David Cameron has been urged to consider legalising drug use by a group of 60 major thinkers and celebrities including Sting, Yoko Ono and the former American president Jimmy Carter.
In a letter to the Prime Minister and every member of Parliament, the public figures claim the “global war on drugs has failed”.
The roll-call of eminent names includes seven former presidents, 12 Nobel Prize winners and six British MPs.
Their letter says the illicit drug industry, worth £285 billion a year, is the third most valuable in the world after food and oil.
It calls for a debate on “decriminalising” the world’s 250 million drug users and asks Mr Cameron to start a public conversation with other global leaders.
The group claims that drug use should be treated as a medical problem, rather than a criminal one.
They urge world leaders to act now, because “use of the major controlled drugs has risen, and supply is cheaper, purer and more available than ever before”.
One of the signatories is Prof David Nutt, the former chief government drugs adviser, who was asked to resign in 2009 over his claims that Ecstasy was less dangerous than alcohol.
Sir Richard Branson, Prof Niall Ferguson, the historian, and Prof A C Grayling, the philosopher, have also signed the letter, which says: “We must seriously consider shifting resources away from criminalising tens of millions of otherwise law abiding citizens, and move towards an approach based on health, harm-reduction, cost-effectiveness and respect for human rights.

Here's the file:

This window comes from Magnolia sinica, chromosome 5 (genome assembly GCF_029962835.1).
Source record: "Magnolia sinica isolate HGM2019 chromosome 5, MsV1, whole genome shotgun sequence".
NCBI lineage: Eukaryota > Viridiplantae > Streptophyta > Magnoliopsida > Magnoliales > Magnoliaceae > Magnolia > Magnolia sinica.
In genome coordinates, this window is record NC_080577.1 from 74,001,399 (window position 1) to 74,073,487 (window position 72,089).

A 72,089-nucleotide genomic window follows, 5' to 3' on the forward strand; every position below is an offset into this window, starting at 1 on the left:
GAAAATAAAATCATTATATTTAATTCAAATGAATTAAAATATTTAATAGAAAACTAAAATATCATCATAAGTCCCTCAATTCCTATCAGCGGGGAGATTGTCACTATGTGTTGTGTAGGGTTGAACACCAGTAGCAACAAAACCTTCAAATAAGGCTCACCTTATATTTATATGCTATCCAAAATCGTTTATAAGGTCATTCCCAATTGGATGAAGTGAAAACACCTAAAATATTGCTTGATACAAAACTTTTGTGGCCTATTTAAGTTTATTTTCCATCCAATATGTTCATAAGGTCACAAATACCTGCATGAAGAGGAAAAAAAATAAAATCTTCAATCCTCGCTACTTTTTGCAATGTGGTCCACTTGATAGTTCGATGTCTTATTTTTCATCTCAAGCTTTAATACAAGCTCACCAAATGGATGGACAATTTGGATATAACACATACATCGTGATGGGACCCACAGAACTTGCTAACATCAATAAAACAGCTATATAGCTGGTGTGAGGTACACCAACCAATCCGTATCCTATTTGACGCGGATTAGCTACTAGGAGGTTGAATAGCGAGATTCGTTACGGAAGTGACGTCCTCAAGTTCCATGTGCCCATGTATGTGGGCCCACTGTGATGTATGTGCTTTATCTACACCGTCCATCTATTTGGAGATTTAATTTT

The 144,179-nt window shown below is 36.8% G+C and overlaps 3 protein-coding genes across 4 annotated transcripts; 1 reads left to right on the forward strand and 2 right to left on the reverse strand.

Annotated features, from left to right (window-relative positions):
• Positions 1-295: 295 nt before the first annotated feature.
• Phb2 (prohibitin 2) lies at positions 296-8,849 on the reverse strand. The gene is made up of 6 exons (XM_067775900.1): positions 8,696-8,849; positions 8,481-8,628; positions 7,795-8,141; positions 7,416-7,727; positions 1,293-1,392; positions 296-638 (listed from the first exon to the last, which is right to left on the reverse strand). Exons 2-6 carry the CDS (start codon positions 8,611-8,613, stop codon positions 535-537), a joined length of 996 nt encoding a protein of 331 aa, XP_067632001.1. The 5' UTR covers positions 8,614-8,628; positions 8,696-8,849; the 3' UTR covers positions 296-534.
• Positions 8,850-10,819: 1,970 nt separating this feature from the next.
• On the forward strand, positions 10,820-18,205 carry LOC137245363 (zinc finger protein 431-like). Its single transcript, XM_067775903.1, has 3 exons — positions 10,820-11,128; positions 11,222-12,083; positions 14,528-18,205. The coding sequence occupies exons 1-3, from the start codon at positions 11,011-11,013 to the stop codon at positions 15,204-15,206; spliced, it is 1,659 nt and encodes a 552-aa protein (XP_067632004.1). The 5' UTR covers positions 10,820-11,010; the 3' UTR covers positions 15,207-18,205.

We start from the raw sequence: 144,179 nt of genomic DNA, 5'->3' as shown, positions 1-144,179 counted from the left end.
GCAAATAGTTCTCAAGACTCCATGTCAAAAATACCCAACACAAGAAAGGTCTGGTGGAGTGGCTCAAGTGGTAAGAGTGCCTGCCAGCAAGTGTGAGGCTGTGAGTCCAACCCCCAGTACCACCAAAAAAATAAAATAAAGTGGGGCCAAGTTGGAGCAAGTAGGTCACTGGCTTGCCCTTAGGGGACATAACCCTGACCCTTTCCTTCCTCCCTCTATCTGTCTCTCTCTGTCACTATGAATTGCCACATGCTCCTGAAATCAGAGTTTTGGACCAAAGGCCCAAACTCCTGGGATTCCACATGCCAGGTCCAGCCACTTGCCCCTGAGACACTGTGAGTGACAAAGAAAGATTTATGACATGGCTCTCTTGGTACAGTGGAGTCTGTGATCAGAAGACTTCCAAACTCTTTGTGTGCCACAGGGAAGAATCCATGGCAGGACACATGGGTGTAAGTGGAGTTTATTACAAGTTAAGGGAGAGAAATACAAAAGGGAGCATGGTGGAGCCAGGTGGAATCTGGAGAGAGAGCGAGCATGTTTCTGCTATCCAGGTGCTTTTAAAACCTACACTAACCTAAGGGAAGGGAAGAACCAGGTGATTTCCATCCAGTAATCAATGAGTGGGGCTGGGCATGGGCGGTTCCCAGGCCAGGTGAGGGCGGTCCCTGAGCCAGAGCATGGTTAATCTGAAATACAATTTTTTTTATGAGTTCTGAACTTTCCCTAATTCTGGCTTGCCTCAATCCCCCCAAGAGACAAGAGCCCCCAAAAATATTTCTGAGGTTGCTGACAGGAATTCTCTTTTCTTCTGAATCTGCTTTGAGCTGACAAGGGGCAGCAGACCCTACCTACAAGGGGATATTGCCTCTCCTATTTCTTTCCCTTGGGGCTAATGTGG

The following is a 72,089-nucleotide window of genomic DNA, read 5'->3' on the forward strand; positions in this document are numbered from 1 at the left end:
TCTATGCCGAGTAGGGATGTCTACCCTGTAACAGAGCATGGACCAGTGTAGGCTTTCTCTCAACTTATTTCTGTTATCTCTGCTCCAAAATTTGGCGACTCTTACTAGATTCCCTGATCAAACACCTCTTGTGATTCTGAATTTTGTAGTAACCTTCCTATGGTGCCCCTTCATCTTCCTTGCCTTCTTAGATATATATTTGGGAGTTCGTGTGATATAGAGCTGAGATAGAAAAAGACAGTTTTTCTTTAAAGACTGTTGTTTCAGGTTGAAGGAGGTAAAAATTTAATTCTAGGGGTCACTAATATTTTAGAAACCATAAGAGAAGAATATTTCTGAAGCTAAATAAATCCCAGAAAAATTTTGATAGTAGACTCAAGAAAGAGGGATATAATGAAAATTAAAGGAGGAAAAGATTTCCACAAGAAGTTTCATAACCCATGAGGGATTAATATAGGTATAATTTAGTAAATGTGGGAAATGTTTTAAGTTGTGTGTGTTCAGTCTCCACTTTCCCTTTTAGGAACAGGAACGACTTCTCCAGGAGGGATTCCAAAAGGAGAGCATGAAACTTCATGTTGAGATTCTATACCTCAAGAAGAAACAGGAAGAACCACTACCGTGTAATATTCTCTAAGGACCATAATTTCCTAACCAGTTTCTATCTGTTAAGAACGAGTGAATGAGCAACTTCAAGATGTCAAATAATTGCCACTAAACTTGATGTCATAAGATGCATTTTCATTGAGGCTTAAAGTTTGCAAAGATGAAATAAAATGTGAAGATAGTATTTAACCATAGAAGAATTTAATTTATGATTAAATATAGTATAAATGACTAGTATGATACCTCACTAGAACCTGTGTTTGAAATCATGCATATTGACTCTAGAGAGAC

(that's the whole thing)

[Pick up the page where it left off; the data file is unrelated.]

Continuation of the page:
Evidence consistently shows that these health-based approaches deliver better results than criminalisation.”
The purpose of the letter, co-ordinated by the Beckley Foundation, a charity that promotes drug policy reform, is to challenge the “current taboo on everything surrounding drugs”.
Mr Cameron may be sympathetic to calls for a new approach to drugs. In 2002, he urged the Labour government “not to return to retribution and war on drugs”, adding “that has been tried and we all know that it does not work”.
However, any suggestion that drugs such as cannabis or Ecstasy should be legalised or downgraded to a less dangerous category would be politically sensitive.
The Countess of Wemyss, who is leading the campaign, said calls for change by such “distinguished, respected and intelligent people” should not be ignored.
“I think the Prime Minister has probably got the economy on his mind and not reforming drugs policy. But one must have a wake-up call that we must begin a global debate on how we minimise the harm from drugs.”
The letter claims the need for public debate is pressing because “tens of thousands of people die in the drug war each year”.
It adds: “Corruption amongst law-enforcers and politicians, especially in producer and transit countries, has spread as never before, endangering democracy and civil society.”
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